With reference now to FIGS. 4 to 7, there is shown the construction of the propelling mechanism 12 and steering mechanism 15. The drive unit 13 is secured to a supporting frame formed by two, generally U-shaped, channel members 30. Each channel member 30 is provided with a plurality of holes 31h and a slot 32 to accommodate the various driving parts, supporting rollers and supporting bar, described below. Holes 3le permit the channel members, when assembled, to be secured to the wall 19 of the bouyant body 11 by inserting bolts therethrough secured in the inserts 20.

Referring more specifically to FIGS. 5 and 6, there is shown the construction of the drive unit 13. The channel members 30 are secured in spaced apart, parallel relationship by two supporting rods 33 secured approximately at the quarter length from each end of the channel members 30 in holes 31a. A flat support bar 34 is secured between the front edge of each channel member 30 by bolts extending through the holes 31d.

A plurality of idler rollers 35 are also secured between the channel members 30 in spaced apart relationship and between a front tension roller 36 and a rear driving roller 37. An endless belt 38, constructed of rubber coated canvas is supported about the tension roller 36 and driving roller 37. The double paddle wheel 14 is secured between the rear portion of the channel members 30 welded to shaft 39 having end bushings 40 pressed into the holes 31b in the channel member 30.

The idler rollers 35 are mounted on shafts 41 having end bushings 42 press fitted into ends of idler rollers 35 and rotate on shafts 41. As can be seen from FIG. 6, the idler rollers 35 are of smaller diameter than rollers 36 and 37 and located below the surface of the upper travel portion of the endless belt 38 to provide support of the top surface substantially in a flat plane. The tension roller 36 is supported on a shaft 43 extending through the slots 32 on the channel members 30. A hole is provided adjacent the ends of shaft 43 to receive the threaded end of a generally L-shaped tension bolt 44. The smaller portion 45 of the tension bolt 44 is positioned within the hole 31g in both of the channel members 30 whereby the tension roller shaft 43 is displaced along the slots 32 to thereby tighten or slacken the endless belt 38 positioned thereover. This adjustment is made by way of wing nuts 46 threaded over the threaded bearing end of the bolts 44.

All of the rollers are constructed from light hollow metal tubes supported at their ends concentric to their respective shafts. Each tube surface is provided with a plurality of holes 50 to permit drainage of water from the inner area of the tubes. The driving roller 37 also comprises a shaft having bushings 47 adjacent the ends pressed into the holes 31h in the channel members 30. However, to transmit the drive from the endless belt 38 to the paddle wheel 14 the outer surface of the roller 37 is coated with a covering, for example rubber, to have good frictional contact with the inner surface of the belt 38. The drive from the roller is transmitted to the paddle wheel 14 via a plastic drive gear 51 press fit in the end of the tubing of roller 37 and on its shaft 52 and pinned through the tubing and shaft of roller 37. Gear 51 is in toothed engagement with a larger plastic driven gear 53 secured adjacent one end of the paddle wheel shaft '39. A semi-cylindrical enclosed gear cover plate 54 protects people from injury from the drive gear53 and paddle wheel 14. It is within the ambit of the present invention to rearrange the drive gearing and to substitute other suitable materials for the gears. Also, instead of gears, the drive could be connected by means of toothed wheels and an engaging drive belt v (not shown).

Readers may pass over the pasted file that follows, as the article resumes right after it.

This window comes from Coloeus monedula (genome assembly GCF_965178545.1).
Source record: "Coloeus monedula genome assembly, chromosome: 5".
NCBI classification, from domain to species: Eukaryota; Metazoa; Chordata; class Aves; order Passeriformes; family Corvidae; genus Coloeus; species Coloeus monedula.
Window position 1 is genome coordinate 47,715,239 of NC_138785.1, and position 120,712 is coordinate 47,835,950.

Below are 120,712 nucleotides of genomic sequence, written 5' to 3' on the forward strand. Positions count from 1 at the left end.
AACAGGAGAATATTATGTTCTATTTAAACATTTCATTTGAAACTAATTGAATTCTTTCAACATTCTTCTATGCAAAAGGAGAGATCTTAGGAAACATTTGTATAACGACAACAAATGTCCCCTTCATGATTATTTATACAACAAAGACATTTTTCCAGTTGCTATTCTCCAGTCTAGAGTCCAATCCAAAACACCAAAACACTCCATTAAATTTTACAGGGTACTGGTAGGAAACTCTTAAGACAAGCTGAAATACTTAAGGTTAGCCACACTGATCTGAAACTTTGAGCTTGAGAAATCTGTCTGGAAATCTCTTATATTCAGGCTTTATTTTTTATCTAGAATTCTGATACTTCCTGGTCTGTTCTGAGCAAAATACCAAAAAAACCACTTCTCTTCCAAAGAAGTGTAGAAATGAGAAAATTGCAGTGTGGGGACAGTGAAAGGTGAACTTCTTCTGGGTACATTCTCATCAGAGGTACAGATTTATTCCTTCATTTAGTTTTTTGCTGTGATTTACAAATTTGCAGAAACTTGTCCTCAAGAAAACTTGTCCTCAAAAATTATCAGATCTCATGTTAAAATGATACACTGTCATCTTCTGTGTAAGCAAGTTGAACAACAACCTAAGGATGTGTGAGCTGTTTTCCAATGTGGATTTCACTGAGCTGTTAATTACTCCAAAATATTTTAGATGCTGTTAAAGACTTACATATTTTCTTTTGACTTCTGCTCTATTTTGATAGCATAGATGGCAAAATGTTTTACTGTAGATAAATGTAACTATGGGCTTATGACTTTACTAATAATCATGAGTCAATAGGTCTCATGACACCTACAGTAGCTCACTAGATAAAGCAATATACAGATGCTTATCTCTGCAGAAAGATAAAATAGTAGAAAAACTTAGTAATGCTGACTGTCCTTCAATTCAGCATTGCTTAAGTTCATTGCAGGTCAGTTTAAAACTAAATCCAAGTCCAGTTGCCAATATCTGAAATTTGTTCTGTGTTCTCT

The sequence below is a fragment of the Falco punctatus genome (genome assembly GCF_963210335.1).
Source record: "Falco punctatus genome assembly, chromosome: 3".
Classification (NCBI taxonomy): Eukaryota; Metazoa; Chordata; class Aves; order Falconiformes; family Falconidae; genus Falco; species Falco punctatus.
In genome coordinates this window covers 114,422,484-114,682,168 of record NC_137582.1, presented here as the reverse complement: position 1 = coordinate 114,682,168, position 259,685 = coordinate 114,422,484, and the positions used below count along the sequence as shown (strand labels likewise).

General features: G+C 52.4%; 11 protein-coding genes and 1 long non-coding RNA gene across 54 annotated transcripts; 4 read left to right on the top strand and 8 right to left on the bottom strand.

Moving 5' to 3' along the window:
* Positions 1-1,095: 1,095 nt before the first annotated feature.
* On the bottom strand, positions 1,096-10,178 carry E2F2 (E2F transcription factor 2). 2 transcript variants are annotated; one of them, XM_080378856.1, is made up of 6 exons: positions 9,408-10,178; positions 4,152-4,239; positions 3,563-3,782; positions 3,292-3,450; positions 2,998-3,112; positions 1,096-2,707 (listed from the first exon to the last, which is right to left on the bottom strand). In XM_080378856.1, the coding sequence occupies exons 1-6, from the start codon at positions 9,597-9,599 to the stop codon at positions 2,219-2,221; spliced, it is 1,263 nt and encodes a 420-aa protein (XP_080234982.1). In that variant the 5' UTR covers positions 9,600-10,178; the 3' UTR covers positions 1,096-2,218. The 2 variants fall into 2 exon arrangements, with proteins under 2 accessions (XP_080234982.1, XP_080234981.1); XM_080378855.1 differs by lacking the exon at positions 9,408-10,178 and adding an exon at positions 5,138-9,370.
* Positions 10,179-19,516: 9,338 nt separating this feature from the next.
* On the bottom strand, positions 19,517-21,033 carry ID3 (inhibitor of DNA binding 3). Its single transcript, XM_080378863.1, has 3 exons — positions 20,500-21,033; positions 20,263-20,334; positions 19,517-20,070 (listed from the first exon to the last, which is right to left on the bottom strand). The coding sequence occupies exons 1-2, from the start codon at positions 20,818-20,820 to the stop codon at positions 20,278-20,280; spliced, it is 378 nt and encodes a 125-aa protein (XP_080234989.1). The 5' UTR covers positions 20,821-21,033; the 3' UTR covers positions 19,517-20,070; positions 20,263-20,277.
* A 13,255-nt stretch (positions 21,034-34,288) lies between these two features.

I The free ends of the side bars are positioned within a respective aligned pair of holes 31f in the U-shaped channel members 30 to support the frame 62 upright. The bottom end 69 of the steering column 61 touches the supporting bar at the hole 68 positioned centrally ,on the supporting bar, relative to the holes 31f in the channel member 30, to guide the steering rod vertically from the frame. A connecting lever 65 passes through a hole 68 into column 61 and secured with a bolt having a perpendicular connecting arm 66. A rudder connecting rod 67 connects the rudder 16 to the connecting arm 66 of lever 65 whereby the rudder 16 may be displaced by turning the steering handle 60. The rod 67 extends under the endless belt 38 as shown in FIG. 6. The rudder is displaceable by 60 on each side of the central longitudinal axis of the body 11.

In operation, a person stands'up on the endless belt 38 balances himself by holding the cross bar and by using the steering handle 60 steers the craft when being propelled. By walking or running on the belt 38 the driving roller 37 is caused to rotate thereby causing the paddle wheel 14 to rotate and propelling the water craft forward. The angular position of the drive unit 13 greatly facilitates the operation of the propelling mechanism.

When the water craft is not utilized on water, the drive unit 13 may be removed from the body 1 1 and the paddle wheel 14 dismantled. Small legs (not shown) are then secured in holes 3le whereby the frame 30 is supported at a slight angle having the front end elevated. This arrangement would then provide an endless track for jogging or running exercise. The steering frame 62 could also remain in position removing, of course, all the linkage.

It is within the ambit of the present invention to provide a brake for the endless track and a brake release on the steering handle whereby the endless belt may remain stationary until the release is activated. Also, the propelling mechanism 12 may be secured between two bouyant bodies, each provided with a rudder to form a catamaran type water craft achieving more stability.

I claim: